The Sky We Shared

By Shirley Reva Vernick. Cinco Puntos Press, 2022. 256 pages. $22.95/hardcover or eBook. Recommended for ages 11–17.

In this book, the author weaves facts of a little-known World War II tragedy on U.S. soil into a compelling novel for young readers. Through alternating voices, Nellie in the United States and Tamiko in Japan reveal personal uncertainties, hardships, and losses endured by many children during wartime.

In rural Oregon, Nellie studies the stars, worries about her neighbor Joey when his brother is killed in action, and yearns for Pa to come home from the Air Force. She and her classmates ration food and conduct salvage drives to help the United States win the war. Nellie has no clue that the “falling star” she sees the night before the minister’s picnic is actually a firebomb intended to kill her friends.

In southern Japan, Tamiko struggles with physical disability, isolation, and fear when her brother Kyo is drafted into the army. Suffering from hunger and cold, she prays Kyo will make it back from combat. When the army conscripts Tamiko and her classmates to help Japan win the war, they labor for months, pasting huge sheets of paper together. The girls have no idea they are working on the secret Fu-Go Project, building “wind-ship weapons” to be filled with hydrogen and loaded with explosives. The military designed the balloons to cross the Pacific on the jet stream and kill people in the United States.

This well-researched story is based on real wartime events in the United States and Japan. On May 5, 1945, in remote Bly, Ore., curious kids at a picnic came across a mysterious balloon in the forest. When they touch it, the firebomb explodes, killing a pregnant minister’s wife and five young people. The author honors the dead by using their real names in this historically accurate fictional account. Vernick has a passion for research, and writes convincingly about events that touched my own life. I was five years old and living in Portland when this tragic news reverberated through our community. Six innocent civilians died on Oregon soil, not far from us. Would our home be next?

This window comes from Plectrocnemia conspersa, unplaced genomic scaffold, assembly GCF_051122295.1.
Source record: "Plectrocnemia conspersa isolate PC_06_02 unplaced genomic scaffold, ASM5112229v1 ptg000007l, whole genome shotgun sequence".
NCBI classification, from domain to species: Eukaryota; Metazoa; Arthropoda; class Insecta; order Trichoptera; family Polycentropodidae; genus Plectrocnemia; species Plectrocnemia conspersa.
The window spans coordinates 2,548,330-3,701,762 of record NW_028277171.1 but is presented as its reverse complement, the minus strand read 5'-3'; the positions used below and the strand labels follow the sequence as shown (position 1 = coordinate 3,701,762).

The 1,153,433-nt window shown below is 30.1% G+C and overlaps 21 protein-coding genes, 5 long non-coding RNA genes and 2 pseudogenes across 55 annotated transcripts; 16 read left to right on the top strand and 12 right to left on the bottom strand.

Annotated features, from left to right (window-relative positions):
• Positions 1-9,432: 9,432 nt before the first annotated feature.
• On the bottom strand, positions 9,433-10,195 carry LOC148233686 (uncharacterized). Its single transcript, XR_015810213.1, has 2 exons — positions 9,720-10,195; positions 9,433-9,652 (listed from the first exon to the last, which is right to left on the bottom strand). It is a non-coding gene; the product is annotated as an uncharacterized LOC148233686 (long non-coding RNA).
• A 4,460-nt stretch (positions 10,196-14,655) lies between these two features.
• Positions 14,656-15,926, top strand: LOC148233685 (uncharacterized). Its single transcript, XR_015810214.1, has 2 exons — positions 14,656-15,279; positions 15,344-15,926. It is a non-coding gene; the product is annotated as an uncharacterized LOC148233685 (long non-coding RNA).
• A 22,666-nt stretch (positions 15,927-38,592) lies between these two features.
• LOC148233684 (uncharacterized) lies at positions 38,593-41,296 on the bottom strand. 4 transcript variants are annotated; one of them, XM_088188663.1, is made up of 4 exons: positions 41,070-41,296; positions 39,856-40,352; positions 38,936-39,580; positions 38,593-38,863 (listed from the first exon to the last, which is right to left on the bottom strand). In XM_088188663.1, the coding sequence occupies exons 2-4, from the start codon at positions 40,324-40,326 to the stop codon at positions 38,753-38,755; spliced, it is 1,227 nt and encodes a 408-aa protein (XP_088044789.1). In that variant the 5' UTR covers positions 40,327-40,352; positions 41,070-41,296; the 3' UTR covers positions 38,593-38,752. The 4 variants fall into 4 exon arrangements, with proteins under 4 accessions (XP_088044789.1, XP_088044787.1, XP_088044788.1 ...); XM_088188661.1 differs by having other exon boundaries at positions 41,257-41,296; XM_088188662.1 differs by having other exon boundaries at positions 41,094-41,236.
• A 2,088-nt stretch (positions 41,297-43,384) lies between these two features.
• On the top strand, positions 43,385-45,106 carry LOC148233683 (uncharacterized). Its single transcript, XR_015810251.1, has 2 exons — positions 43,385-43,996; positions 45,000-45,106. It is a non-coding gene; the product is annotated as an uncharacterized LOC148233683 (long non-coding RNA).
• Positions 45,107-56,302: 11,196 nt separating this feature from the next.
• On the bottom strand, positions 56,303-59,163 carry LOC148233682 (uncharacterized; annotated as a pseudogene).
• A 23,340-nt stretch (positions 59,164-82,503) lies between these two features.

In this book, readers come to appreciate the hopes, fears, and wartime deprivations suffered by each girl. Nellie is frightened and confused. Tamiko is hungry, lonely, and scared. The author treats them with equal empathy, taking a gentle look at youthful mistakes, temptations, and complaints set against the backdrop of government propaganda. She also frames their traumas as opportunities for self-discovery.

I commend The Sky We Shared to young Friends who wish to gain greater understanding of historic “enemies” and to deepen cross-cultural sympathy for outcasts. First-day school teachers will appreciate bonus chapters describing little-known aspects of WWII history. In this era of fake news, Vernick’s closing questions about racist propaganda may spark timely discussions:

  • How do you think you would have reacted in a similar situation?
  • Can you identify any propaganda-like messages you are exposed to in your own environment?
  • How might you verify the “facts” in these messages?

Judith Wright Favor is a great-grandmother, author, retreat guide, and soul companion. Expectant, waiting worship with Claremont Meeting in Southern California nourishes her soul.

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